In order to demonstrate your competence to protect our wildlife from those who have no more respect for your regulations than they do for God’s creatures, you must first acknowledge the consequences of your own actions. Our bear was killed on the one-year anniversary of last year’s bear hunt. This is surely no coincidence. The killer was clearly disgruntled about being denied a legal “opportunity” to kill this (or perhaps some other) bear, so he decided to flout your authority and have some illegal fun instead. (The “resource,” of course, was completely wasted, because no part of “it” was “harvested.” Maybe that, if nothing else, will command your attention.) Had you not decided to permit a bear hunt in 2015, this uniquely despicable motivation would never have arisen, and our bear would most likely still be with us, enriching our lives as he had for years before. Allowing hunting sent a message that bears were “fair game,” a message that continues to ring in certain ears long after the “season” ended. When you now attempt to outlaw the “taking” of bears you are, in effect, speaking out of both sides of your mouth, and one can only wonder how many other bears have died without media attention as a result of the signal you sent.
I do not, therefore, expect you to care about any sense of “justice” for our bear, even though almost all well-adjusted people believe that he deserves it. But I do imagine that you might wish to protect the credibility of your agency by proving that you are, in fact, capable of conducting a vigorous investigation of a repugnant wildlife crime. For if you can not apprehend and prosecute those who willfully violate your regulations, then your claim that hunting is “regulated” will crumble along with my shattered dream. And if you do not stand up for the remaining animals who are about to be swept away by the rising human tide – if you allow them to be shot in the back, just like Spanky – then the character of your agency will itself be “fair game” for all Floridians who shared a dream similar to mine.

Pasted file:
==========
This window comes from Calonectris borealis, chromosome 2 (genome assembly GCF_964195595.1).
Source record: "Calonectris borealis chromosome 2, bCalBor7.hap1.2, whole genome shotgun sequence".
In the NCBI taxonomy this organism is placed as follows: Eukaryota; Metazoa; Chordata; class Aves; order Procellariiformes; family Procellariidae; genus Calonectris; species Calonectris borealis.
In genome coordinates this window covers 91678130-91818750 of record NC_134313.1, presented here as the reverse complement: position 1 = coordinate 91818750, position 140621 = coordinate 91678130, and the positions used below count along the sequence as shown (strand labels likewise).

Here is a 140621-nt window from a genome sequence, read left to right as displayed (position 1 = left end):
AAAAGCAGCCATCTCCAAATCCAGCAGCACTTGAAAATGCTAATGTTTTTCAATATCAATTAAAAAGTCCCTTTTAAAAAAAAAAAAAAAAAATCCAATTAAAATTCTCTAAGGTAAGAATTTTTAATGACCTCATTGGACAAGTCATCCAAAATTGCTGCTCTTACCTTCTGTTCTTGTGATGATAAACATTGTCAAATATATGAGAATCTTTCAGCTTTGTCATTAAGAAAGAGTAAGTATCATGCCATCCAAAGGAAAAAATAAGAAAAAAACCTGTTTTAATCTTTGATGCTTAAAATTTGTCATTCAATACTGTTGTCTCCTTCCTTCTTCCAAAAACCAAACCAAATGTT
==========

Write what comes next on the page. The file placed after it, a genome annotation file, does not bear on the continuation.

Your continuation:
Spanky was a “good ambassador” for his species, winning many friends in our community. The same can not be said for the human who took his life. As stakeholders in the conservation of Florida’s black bear, we must now rely on your agency to hold the killer accountable for his actions, and to keep us notified of your progress at all phases of the investigation. Having contributed to the climate that fomented this crime, you owe us no less. The debt you owe to Spanky, however, can never be repaid.
Sincerely,
Jacqueline Elfers Nicholson,
Tavares, FL

 

Spanky, the Death of a Neighborhood Bear – Letter to FWC

FWC kills many bears every year

This is just a few of the areas and reasons FWC killed some of our bears in 2015.

 

FWC kills many bears every year

Orlando Sentinel helping spin lies about the black bears

 

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Nick Wiley did not disclose that he is the executive director of FWC in the recently published article he wrote to the Orlando Sentinel. As executive director he is clearly
biased and so that articlle should be read as tongue in cheek, or fingers crossed behind the back.

Regarding the number of bear calls in 2002 – The bears were still on the endangered list.
In 2015 – The bears were not and FWC was asking people to call if they even saw a bear!
I’d say they were working their spin to get people to agree to a hunt. Not that people’s opinion matter but it’s better to instill fear, such as Marion Hammer with the NRA just did by saying bears are terrorizing our neighborhoods! What a lie! And that’s all we get from such hunting biased organizations and people.

The count of 4,350 did not deduct the over 600 bears killed last year!!! How’s that for spinning the truth?

I’m sick of all the lies just to try to justify a hunt that should not take place to please the mere 1% of the hunting populace in the state.

The bears are wandering out of their areas because people are feeding them and the forest are being dozed down. The oaks trees are being replaced with long-leaf slash pine which offers no food. The saw palmetto berries are being raped by illegals who sell them to the pharmaceutical industry.  Wiley failed to emphasize the enormous problem there is with that! Omission of truth is lying!